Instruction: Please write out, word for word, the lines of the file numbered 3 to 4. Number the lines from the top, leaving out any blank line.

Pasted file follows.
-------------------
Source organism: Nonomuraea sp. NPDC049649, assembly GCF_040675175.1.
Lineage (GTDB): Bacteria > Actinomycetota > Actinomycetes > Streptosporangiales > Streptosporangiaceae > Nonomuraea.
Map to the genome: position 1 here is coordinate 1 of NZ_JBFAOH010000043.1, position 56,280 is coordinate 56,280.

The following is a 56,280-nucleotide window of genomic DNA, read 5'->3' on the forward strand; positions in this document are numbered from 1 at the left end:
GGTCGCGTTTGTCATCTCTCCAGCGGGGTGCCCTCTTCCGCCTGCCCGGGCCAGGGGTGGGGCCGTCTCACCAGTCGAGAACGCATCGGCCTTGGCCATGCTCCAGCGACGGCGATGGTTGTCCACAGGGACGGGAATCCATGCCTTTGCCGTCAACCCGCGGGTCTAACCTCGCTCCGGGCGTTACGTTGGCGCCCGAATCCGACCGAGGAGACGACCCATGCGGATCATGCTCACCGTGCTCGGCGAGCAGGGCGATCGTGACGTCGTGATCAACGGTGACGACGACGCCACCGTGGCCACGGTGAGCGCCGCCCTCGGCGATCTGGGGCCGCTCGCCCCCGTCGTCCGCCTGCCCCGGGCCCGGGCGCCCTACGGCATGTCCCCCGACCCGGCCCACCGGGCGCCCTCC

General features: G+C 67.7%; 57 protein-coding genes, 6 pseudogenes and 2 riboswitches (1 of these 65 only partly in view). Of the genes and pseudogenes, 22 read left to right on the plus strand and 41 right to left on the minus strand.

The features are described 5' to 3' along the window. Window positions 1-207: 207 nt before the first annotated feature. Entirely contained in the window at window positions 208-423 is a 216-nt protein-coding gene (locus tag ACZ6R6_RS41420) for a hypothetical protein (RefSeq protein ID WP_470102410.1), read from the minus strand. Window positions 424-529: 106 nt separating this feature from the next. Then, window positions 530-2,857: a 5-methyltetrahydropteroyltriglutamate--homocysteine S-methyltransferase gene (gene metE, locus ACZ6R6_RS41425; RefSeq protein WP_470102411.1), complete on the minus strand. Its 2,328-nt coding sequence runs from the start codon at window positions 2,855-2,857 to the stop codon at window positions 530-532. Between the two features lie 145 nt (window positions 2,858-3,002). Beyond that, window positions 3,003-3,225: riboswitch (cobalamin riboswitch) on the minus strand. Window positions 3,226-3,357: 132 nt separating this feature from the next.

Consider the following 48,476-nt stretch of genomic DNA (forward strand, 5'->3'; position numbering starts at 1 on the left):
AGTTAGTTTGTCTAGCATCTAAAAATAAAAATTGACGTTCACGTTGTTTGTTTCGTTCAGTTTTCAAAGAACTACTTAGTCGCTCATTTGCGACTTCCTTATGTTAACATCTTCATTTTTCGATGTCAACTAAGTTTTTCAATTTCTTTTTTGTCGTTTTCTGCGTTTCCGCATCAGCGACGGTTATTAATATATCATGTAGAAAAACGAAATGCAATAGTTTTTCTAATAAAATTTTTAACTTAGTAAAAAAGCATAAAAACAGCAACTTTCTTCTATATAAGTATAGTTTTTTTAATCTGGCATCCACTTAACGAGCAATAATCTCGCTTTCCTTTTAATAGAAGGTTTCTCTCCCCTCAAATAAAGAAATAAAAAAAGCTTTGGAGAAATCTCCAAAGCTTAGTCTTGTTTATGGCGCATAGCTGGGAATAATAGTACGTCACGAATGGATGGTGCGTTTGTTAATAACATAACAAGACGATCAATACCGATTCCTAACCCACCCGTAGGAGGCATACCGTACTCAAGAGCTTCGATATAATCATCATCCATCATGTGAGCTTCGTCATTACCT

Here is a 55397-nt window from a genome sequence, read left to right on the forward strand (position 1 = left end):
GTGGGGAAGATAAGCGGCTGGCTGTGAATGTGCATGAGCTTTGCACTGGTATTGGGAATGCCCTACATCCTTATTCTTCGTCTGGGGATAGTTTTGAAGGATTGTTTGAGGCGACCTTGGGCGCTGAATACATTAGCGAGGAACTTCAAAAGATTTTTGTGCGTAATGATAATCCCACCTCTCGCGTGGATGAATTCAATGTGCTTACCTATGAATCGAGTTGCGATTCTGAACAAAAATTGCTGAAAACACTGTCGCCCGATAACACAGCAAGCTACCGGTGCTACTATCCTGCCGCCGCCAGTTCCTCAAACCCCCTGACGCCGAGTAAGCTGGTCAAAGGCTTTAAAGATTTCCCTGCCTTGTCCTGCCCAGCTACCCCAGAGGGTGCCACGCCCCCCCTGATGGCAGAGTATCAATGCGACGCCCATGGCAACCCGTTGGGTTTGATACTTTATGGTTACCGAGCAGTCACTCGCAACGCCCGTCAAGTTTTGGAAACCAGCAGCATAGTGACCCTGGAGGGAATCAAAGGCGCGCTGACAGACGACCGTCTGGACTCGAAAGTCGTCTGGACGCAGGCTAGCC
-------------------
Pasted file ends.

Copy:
Map to the genome: position 1 here is coordinate 1 of NZ_JBFAOH010000043.1, position 56,280 is coordinate 56,280.

The following is a 56,280-nucleotide window of genomic DNA, read 5'->3' on the forward strand; positions in this document are numbered from 1 at the left end: